The United Kingdom left the European Union on 1 February 2020 on the basis of the withdrawal agreement between the UK and the EU, which has since taken effect and entered into force.
The withdrawal agreement regulates the modalities of the withdrawal, including the following important points:
For the period after the UK's withdrawal from the EU, the withdrawal agreement established a transition period, which ended on 31 December 2020. During this transition period, EU law continued to apply in the UK. The rights of EU citizens (and their family members) who lived in the UK until 31 December 2020 and the rights of British citizens (and their family members) who lived in the EU until 31 December 2020, are comprehensively protected by the withdrawal agreement: they can continue to live, work, study and be covered by social security there.
The withdrawal agreement also defines the financial obligations of the United Kingdom.
The European Court of Justice has an important role to play in the monitoring and implementation of the agreement.
British citizens who have not exercised their right to freedom of movement in Germany by 31 December 2020 are not covered by the withdrawal agreement. This applies to most British nationals who move to Germany starting 1 January 2021. They are treated like all other third-country nationals: if they plan a longer stay or if they want to be gainfully employed in Germany, they need a permit from the foreigners authority. For other short stays and certain stays in the Schengen area for work, they will need a visa before entry starting on 1 January. You can find more information on the website of the Federal Ministry of the Interior, Building and Community.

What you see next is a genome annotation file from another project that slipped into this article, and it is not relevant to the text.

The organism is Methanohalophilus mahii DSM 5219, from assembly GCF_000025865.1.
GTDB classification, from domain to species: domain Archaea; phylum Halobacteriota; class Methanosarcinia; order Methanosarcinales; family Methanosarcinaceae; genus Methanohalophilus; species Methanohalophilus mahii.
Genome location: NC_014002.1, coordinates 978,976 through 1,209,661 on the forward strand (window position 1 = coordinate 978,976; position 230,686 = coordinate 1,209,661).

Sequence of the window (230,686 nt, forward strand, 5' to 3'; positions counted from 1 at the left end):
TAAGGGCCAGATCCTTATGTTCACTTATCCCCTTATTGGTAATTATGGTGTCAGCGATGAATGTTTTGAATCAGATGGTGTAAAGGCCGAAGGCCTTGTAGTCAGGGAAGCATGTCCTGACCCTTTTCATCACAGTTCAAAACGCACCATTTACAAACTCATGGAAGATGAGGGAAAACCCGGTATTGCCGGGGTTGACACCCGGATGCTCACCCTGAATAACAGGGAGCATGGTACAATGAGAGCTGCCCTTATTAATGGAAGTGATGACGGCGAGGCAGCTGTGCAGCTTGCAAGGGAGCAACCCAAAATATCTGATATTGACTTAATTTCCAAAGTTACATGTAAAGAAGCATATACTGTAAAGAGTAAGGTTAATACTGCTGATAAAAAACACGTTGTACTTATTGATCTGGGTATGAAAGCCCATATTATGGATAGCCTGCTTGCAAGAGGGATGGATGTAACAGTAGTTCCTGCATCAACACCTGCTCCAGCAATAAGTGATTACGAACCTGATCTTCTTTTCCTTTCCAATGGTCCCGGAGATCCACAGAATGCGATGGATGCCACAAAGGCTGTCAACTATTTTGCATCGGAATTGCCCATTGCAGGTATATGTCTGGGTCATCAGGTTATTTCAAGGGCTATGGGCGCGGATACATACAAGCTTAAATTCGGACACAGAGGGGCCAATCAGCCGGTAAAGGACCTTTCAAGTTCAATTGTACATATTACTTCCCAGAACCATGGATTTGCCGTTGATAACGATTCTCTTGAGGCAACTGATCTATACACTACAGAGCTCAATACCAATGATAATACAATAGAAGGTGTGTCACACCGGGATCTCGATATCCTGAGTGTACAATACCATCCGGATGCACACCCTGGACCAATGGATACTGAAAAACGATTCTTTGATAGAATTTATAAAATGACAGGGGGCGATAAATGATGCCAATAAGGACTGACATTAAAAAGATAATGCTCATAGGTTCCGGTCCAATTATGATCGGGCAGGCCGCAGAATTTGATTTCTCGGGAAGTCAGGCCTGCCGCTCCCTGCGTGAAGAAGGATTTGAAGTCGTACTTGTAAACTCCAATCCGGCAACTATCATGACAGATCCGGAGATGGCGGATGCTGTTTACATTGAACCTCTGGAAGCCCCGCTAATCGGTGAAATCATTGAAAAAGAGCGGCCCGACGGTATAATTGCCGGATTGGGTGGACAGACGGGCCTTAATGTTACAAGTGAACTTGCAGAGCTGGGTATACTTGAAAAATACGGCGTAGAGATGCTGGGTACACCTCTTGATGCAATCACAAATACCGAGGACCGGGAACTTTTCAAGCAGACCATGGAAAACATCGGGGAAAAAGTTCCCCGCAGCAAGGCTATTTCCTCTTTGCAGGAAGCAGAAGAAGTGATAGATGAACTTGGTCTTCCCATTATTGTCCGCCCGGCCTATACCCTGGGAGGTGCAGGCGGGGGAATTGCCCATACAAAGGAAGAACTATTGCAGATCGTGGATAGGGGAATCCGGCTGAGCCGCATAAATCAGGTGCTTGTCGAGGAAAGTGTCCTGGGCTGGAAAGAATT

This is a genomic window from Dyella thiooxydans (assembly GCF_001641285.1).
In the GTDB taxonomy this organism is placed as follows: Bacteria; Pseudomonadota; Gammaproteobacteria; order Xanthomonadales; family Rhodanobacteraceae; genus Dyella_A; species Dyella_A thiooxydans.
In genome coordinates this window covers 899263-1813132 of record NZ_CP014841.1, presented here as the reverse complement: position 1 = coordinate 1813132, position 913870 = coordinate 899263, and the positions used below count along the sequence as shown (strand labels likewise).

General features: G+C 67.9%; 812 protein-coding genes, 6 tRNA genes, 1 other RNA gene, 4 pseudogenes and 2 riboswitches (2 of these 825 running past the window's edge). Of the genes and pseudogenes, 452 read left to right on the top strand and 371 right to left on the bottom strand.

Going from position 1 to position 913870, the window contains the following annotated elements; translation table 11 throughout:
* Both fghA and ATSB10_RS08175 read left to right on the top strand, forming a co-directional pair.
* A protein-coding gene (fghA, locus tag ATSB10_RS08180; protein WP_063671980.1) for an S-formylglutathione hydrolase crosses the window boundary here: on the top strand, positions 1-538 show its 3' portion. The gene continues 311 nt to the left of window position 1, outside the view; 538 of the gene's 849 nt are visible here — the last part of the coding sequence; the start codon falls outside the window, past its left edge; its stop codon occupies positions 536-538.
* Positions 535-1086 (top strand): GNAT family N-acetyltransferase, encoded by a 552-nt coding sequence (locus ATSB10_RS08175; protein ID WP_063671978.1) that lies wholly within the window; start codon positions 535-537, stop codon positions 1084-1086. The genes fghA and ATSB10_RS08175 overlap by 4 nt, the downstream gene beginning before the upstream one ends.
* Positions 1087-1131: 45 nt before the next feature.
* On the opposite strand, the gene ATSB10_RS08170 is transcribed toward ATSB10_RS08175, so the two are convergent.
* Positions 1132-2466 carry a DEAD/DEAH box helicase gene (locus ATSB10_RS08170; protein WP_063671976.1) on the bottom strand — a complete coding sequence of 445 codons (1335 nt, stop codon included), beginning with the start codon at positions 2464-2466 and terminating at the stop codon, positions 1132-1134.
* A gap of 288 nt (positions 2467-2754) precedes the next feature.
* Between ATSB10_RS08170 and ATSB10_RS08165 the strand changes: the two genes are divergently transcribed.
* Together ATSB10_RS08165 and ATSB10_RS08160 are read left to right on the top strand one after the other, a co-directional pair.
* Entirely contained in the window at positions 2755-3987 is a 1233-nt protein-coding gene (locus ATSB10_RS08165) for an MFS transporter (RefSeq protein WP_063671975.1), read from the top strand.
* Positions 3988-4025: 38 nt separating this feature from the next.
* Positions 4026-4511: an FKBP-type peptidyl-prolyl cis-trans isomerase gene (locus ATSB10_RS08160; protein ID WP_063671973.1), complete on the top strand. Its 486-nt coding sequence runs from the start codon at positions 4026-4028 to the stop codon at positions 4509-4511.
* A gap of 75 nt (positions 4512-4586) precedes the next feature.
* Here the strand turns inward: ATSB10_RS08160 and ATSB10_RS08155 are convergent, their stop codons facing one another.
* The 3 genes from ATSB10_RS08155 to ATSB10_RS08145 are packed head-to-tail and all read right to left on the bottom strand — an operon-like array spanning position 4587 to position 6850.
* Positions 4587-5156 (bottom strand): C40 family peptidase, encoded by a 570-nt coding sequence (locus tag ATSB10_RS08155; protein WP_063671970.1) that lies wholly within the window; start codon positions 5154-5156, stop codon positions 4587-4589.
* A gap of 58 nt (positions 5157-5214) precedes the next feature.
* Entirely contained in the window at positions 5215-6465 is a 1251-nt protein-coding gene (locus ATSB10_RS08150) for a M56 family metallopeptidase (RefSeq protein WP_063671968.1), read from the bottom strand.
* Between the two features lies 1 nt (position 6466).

You can also find more information on the following pages:
- Key information from the Federal Government about Brexit
- Questions and answers on the United Kingdom's withdrawal from the European Union
- General information on Brexit and Brexit hotline of the Federal Employment Agency
- Information from Deutsche Rentenversicherung
- Information from the German Social Accident Insurance (DGUV)
- Information from the German Liaison Agency Health Insurance - International (DVKA)
- Information on preparing for the end of the transition period between the European Union and the United Kingdom
Questions and answers on Brexit
The United Kingdom left the European Union on 1 February 2020.
The withdrawal agreement provides for full continuance of the rights of EU citizens, British nationals and their family members living and working permanently in the UK or the EU at the end of the transitional period who continue to do so. The withdrawal agreement includes limited continuance for persons who were no longer in such a situation at the end of the transition period, but, for example, worked in the UK or the EU at an earlier point in time and completed pension qualifying periods. In a Guidance Note, the European Commission has set out who is covered by the withdrawal agreement and under which conditions. These FAQs deal with various aspects of the labour and social law provisions of this continuance of rights.
In addition to the information for the above-mentioned groups of people, information on postings and assignments is provided for companies. Companies can address labour market-related questions to the Employer Service of the Federal Employment Agency. Employer-focused counselling and referral services can be obtained by calling 0800 4555520.